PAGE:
By: Jenna Zine (Six Pack) –
Clare Shannon (Joey King) is an awkward, unpopular teen whose life is changed when her dumpster-diving father, Jonathan (Ryan Phillippe), gifts her with an ornate box he dug out of the trash. She soon realizes this thrifty treasure possesses supernatural powers of granting wishes, but there’s a high price to pay.
[Review contains loads of spoilers.]
Ah, there’s nothing like the father/daughter bond, especially when said father is a hoarder who dives for trash and keeps his daughter living in the decrepit home where her mother/his wife hung herself in the attic. You know, the usual. So starts Wish Upon, a somewhat promising premise that disintegrates rapidly. The film tries, beginning with a flashback/dream sequence that shows Clare’s mother’s (Elisabeth Rohm as Johanna) suicide shortly after she disposes of an awkwardly wrapped item. What could it be, you guys? It’s a mystery! (No, it’s not. It’s the fucking box. But don’t worry, the movie will insult your intelligence; not only by making this plot point wildly obvious, it will also go out of its way to explain it to you several times.)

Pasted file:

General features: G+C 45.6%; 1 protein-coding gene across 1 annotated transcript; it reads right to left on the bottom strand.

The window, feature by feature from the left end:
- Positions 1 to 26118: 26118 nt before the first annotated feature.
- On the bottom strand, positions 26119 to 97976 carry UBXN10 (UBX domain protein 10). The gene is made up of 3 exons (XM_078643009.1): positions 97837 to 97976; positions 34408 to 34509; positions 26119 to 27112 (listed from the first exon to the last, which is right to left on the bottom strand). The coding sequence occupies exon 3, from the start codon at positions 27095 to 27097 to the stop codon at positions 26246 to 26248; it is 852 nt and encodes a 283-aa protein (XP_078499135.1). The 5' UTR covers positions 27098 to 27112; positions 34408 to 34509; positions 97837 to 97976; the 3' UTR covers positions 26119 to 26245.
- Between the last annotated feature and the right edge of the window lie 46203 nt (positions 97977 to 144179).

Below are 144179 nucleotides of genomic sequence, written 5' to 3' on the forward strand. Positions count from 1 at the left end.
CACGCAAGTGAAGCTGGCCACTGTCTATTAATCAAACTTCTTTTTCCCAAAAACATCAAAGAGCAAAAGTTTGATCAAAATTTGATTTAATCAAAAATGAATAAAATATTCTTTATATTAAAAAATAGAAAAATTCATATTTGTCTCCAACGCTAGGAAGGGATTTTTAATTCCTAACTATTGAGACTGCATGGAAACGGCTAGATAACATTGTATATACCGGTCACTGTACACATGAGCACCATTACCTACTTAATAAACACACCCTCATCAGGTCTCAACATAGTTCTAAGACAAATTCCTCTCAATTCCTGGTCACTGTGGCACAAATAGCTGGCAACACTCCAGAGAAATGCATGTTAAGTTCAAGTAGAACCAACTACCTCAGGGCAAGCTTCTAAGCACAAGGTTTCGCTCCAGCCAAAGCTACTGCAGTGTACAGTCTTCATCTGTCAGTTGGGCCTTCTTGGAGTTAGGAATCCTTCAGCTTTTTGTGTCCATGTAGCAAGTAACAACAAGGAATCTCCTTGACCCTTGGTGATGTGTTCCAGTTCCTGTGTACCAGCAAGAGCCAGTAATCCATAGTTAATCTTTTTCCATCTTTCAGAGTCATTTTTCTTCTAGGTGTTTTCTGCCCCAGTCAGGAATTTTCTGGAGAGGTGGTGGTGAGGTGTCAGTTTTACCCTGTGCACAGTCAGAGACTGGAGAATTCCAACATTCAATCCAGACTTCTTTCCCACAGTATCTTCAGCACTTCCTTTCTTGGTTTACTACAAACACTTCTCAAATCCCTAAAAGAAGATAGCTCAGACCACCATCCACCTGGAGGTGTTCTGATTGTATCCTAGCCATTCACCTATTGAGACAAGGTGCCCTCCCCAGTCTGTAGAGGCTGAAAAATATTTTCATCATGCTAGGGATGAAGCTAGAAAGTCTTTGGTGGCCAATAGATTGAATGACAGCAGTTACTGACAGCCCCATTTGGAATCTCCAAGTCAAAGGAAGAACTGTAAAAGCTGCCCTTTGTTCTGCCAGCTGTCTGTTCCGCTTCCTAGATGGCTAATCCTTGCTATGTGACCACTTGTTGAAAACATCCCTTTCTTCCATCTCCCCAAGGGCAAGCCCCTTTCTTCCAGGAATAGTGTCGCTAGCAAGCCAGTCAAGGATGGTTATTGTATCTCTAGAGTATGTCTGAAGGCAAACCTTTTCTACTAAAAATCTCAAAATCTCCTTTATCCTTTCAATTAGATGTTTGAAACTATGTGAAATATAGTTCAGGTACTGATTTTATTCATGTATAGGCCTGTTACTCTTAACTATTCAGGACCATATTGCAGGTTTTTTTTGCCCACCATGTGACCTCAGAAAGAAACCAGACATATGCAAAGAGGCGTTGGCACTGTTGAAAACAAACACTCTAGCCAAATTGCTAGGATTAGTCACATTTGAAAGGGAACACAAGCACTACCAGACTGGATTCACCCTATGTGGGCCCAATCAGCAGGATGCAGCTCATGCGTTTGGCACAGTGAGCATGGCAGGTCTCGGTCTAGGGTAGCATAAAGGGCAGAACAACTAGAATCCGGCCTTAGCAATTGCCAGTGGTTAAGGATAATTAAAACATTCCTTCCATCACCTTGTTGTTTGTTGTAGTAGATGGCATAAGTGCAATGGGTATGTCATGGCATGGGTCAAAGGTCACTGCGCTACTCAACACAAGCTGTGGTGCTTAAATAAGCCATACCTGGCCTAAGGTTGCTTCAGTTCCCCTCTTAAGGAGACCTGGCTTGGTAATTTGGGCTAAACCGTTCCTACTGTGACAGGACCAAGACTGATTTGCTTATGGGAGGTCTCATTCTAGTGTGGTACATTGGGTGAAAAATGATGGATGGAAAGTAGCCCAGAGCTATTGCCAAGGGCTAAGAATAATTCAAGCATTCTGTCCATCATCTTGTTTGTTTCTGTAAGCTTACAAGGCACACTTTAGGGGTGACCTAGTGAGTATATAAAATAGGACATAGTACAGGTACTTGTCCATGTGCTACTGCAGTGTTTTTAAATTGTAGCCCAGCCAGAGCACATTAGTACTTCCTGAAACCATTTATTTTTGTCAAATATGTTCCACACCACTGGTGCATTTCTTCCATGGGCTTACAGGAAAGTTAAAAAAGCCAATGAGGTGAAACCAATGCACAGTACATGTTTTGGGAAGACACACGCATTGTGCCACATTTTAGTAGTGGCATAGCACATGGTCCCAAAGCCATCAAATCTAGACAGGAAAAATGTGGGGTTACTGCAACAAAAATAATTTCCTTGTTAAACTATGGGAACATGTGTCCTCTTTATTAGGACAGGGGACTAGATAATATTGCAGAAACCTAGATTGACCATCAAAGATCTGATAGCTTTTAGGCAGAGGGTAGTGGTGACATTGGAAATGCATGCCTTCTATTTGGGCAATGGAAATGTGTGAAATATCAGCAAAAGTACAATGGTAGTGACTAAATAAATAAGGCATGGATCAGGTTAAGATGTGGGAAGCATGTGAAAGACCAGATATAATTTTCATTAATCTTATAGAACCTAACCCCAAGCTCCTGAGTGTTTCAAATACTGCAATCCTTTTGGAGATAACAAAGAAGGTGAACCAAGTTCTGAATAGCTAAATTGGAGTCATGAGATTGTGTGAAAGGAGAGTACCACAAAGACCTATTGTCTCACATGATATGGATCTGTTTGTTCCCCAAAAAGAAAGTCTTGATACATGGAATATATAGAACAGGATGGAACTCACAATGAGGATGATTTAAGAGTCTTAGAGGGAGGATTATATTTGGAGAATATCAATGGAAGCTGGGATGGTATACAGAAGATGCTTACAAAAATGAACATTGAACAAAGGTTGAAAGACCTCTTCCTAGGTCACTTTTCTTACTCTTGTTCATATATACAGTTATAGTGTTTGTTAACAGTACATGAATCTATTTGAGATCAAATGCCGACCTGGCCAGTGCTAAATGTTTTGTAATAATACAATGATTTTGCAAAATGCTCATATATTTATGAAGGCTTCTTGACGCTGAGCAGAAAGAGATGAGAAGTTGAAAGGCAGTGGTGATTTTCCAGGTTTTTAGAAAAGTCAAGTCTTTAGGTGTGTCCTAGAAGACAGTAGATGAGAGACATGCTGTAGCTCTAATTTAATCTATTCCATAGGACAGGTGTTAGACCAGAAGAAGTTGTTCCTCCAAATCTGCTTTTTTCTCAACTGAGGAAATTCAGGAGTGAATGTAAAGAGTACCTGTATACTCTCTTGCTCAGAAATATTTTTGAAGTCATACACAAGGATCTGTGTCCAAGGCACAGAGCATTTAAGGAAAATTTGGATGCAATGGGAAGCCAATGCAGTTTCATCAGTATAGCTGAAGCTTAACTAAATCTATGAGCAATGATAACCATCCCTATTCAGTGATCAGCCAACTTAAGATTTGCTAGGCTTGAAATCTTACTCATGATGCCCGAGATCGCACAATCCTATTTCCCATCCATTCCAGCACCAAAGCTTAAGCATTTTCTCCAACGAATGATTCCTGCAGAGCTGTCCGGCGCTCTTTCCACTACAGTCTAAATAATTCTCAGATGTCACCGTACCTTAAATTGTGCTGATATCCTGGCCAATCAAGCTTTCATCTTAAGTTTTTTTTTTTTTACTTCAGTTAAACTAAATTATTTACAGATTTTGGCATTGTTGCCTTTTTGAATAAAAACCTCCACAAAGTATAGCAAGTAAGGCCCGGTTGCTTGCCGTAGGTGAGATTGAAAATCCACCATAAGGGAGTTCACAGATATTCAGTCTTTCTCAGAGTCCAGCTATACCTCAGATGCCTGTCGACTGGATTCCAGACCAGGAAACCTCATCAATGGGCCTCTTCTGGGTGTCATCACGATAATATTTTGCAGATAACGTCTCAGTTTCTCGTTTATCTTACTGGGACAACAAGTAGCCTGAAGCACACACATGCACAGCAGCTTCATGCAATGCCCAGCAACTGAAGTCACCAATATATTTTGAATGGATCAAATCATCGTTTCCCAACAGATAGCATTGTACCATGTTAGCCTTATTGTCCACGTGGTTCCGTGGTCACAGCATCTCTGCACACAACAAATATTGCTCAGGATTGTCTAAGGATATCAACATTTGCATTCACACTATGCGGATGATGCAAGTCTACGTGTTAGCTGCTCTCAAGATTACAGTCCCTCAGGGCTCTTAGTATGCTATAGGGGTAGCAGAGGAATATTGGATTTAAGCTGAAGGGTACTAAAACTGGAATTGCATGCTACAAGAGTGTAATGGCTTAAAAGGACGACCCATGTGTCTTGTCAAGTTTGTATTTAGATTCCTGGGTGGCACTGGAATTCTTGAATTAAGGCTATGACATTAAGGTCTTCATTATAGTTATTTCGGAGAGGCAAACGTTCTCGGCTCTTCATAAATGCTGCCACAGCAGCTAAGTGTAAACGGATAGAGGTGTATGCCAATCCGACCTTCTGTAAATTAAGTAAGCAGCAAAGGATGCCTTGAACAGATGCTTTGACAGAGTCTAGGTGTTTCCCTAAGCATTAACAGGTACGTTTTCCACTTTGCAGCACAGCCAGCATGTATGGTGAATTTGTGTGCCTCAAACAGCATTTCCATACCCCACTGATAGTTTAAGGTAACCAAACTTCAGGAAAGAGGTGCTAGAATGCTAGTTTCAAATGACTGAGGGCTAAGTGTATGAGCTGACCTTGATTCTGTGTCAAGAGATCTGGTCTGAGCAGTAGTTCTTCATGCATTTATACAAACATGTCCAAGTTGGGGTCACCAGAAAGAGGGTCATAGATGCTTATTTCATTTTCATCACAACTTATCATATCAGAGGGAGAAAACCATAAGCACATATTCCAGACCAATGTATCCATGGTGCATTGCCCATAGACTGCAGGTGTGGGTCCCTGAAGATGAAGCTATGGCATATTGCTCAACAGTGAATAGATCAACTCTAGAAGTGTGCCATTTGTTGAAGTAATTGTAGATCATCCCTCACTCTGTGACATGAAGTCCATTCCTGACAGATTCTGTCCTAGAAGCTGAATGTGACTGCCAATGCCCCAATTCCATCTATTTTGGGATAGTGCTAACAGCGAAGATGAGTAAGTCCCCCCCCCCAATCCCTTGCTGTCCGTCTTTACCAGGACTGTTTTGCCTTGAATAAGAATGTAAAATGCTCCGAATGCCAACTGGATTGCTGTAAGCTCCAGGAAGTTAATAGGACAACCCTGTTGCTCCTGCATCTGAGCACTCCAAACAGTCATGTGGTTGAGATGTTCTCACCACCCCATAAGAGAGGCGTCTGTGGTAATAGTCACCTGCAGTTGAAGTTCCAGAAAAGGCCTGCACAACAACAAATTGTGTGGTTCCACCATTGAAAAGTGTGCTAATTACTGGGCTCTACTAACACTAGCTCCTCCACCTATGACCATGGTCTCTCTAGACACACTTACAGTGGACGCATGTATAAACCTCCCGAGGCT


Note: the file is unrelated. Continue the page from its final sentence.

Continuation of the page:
Forward to present-day Clare who, despite looking as cute as a button, is unpopular because her father has a habit of digging through the garbage in a massive dumpster that’s coincidentally situated across the street from her high school, in full view of her classmates. (As happy as I am to see Ryan Phillippe on the big screen again, he is wildly miscast in this role. Stubble on a male model visage does not exactly inspire audience-goers to think, “Oh, he obviously makes his living digging through junk.”) Her classmates’ nickname for her – get ready for it – is Dumpster Girl (how clever!), with the most popular gal in class often pelting her with leftover beverages. Despite her unsavory reputation, Clare has two kick-ass besties in the form of June (Shannon Purser, aka Barb from Stranger Things) and Meredith (Sydney Park), who serve as her support. But enough of the backstory; this is a “horror” film, so let’s get to the (lack of) gore! Conveniently there are seven deaths, plus six beers and one shot waiting for a drinking game. Someone must’ve been planning to end up on MovieBoozer!